- Let it go. At the end of the day when business hours are over, let anything unresolved wait for the next day and keep moving with your marriage. Sometimes we do things that irritate each other in our business but if I spent all night fuming over it, we would have filed for divorce months ago. It’s best to let business problems go and agree to work them out when you’re both in a good place. You’d be surprised at how often business problems resolve themselves overnight if you let them.
Creating A Collaborative Workflow
We both have very different skills. David has a background in sales and networking and I have a background in office management. I am really good at creating workflows, keeping things organized, managing our accounting. I absolutely hate sales and have come to learn effective networking and building business relationships. However, those things are what David is good at. We both have to play on our strengths and weaknesses to the best of our abilities.
- Knowing what works best for you. I definitely wouldn’t say sales is my strong point. We both identified our strong points and created responsibilities around those. I wouldn’t really expect David to volunteer for bookkeeping and if we’re behind on it, I know it’s my fault. Knowing what we’re good at helps keep us accountable for things that happens in our business.
- Being flexible. While we do have things that are defined, there are several things we have to be flexible on. If one of us is sick or out of town, we need to know how to work within each other’s roles. This also applies to scheduling projects. Although I do love to work early mornings, if we need to work through the night, I’m ok with that.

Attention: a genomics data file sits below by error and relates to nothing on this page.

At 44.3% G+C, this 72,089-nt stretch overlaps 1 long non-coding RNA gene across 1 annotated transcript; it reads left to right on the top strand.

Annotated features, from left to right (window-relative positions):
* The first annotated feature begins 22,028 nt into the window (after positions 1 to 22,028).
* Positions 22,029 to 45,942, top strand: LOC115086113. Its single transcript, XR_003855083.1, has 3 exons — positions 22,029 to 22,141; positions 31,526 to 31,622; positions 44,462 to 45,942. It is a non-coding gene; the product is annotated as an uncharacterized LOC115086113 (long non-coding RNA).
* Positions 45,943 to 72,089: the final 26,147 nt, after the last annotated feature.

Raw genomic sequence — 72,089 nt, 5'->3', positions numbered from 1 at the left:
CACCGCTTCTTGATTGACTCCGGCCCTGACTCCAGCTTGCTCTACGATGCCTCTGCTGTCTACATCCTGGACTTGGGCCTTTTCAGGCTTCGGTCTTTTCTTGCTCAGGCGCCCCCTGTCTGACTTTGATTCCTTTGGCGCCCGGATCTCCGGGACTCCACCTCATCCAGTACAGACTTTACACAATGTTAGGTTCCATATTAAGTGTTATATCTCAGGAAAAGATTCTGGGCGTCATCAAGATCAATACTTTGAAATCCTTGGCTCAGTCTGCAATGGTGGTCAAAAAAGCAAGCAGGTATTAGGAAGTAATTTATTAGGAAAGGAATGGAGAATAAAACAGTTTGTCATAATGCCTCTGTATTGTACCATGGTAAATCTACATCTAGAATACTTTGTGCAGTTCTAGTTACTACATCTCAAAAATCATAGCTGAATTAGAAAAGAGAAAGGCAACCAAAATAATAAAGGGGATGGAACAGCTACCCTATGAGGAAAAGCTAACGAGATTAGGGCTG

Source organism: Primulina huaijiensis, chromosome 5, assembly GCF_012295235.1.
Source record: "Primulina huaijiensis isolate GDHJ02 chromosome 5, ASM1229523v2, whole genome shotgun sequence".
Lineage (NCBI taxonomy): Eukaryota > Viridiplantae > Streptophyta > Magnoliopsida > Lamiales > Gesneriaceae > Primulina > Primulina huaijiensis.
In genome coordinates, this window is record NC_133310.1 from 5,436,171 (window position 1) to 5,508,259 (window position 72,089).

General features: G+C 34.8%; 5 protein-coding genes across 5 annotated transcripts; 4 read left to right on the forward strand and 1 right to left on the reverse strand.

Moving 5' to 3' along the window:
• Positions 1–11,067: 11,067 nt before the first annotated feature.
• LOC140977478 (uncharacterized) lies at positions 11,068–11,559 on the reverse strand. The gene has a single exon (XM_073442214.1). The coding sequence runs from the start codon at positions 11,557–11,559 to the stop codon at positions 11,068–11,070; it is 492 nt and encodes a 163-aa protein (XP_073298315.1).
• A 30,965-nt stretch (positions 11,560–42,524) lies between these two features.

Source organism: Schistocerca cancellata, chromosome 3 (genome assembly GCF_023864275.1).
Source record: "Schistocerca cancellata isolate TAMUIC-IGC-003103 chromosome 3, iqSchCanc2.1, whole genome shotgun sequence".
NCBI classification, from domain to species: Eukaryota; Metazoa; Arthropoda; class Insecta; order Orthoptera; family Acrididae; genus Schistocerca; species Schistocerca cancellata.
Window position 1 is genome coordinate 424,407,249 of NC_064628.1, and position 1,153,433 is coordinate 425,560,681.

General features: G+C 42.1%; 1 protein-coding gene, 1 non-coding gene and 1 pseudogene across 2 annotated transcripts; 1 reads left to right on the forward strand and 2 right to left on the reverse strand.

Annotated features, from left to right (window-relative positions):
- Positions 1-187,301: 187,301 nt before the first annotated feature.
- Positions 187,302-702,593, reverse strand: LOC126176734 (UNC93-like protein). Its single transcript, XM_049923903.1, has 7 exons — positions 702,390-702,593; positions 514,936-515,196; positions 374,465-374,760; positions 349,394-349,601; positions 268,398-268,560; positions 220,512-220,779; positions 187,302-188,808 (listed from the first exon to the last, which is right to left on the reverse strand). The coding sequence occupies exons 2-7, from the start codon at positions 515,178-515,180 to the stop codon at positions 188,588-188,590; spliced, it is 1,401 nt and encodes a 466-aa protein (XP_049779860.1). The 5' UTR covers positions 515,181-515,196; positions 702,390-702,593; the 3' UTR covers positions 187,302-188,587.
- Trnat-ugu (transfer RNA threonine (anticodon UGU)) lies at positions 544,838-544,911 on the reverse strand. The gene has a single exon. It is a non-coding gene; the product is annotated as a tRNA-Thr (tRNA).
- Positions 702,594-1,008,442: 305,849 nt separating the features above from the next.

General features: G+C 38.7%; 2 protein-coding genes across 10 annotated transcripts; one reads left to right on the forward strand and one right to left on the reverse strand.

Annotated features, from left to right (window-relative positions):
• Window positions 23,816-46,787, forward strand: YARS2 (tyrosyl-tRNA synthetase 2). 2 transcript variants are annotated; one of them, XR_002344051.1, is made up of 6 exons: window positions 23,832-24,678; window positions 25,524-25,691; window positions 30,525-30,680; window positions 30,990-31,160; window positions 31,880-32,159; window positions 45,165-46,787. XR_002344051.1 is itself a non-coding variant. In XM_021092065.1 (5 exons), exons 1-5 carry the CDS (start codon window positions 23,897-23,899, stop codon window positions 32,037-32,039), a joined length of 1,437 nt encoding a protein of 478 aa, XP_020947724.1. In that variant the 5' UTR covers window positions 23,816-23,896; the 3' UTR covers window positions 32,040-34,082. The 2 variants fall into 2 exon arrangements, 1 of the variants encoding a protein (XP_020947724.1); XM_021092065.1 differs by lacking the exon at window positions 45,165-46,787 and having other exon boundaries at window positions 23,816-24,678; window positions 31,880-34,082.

- Collaborate effectively. We’ve been collaborating on projects for almost as long as we’ve been dating. We both know how we like to organize our PSDs, files, etc. Those things take time to learn but it’s better to do it the smart way once than the hard way multiple times. I love to get through projects as efficiently as possible and working with a team requires a great collaborative spirit. It’s also fun to see what we can come up with when we’re doing things together.
Don’t Take It Personal
I have abnormally thick skin, which is almost problematic. I grew up in a large, close extended family which meant there wasn’t very much “spotlight” time. David grew up in a family of three and he was the only “child” so to speak. He definitely has a different viewpoint of things that happen than I would. There are things that happen within our business or with our clients that can really test us. What we’ve learned is to just to not take it personal. Like having a terrible manager or co-worker, people often say or do things that you have to not be affected by.
- Not all clients prefer or require a duo. I stated earlier that we work on a lot of projects separately. There are things David works on that I never do anything on and vice versa. Since I am at home all day, I handle all of our retainer clients. It’s much easier to get through smaller projects with one person than two. Also, there are clients that who we don’t always vibe with. Some clients work better with David and some work better with me. We always take communication lead on the clients that fit better with our personalities.
- It’s not about us. At the end of the day, it’s not about us. It’s about our clients and their customers. There’s no reason for us to be upset when our ideas are not picked or someone chooses David’s work over mine. We have to do what’s best for our clients. We can’t allow our egos or our relationship to get in the way of that.
- There’s a time and place for everything. This is the most important thing to remember when you work with your significant other. Work things are work things. While we do often find ourselves chatting about our clients or our industry in our free time, we have other hobbies to keep us busy. Learning to separate business and marriage is a priority to stay sane.
Here’s to five more years of us working together and making this marriage thing work! Maybe next year I can share how being parents have changed things. 🙂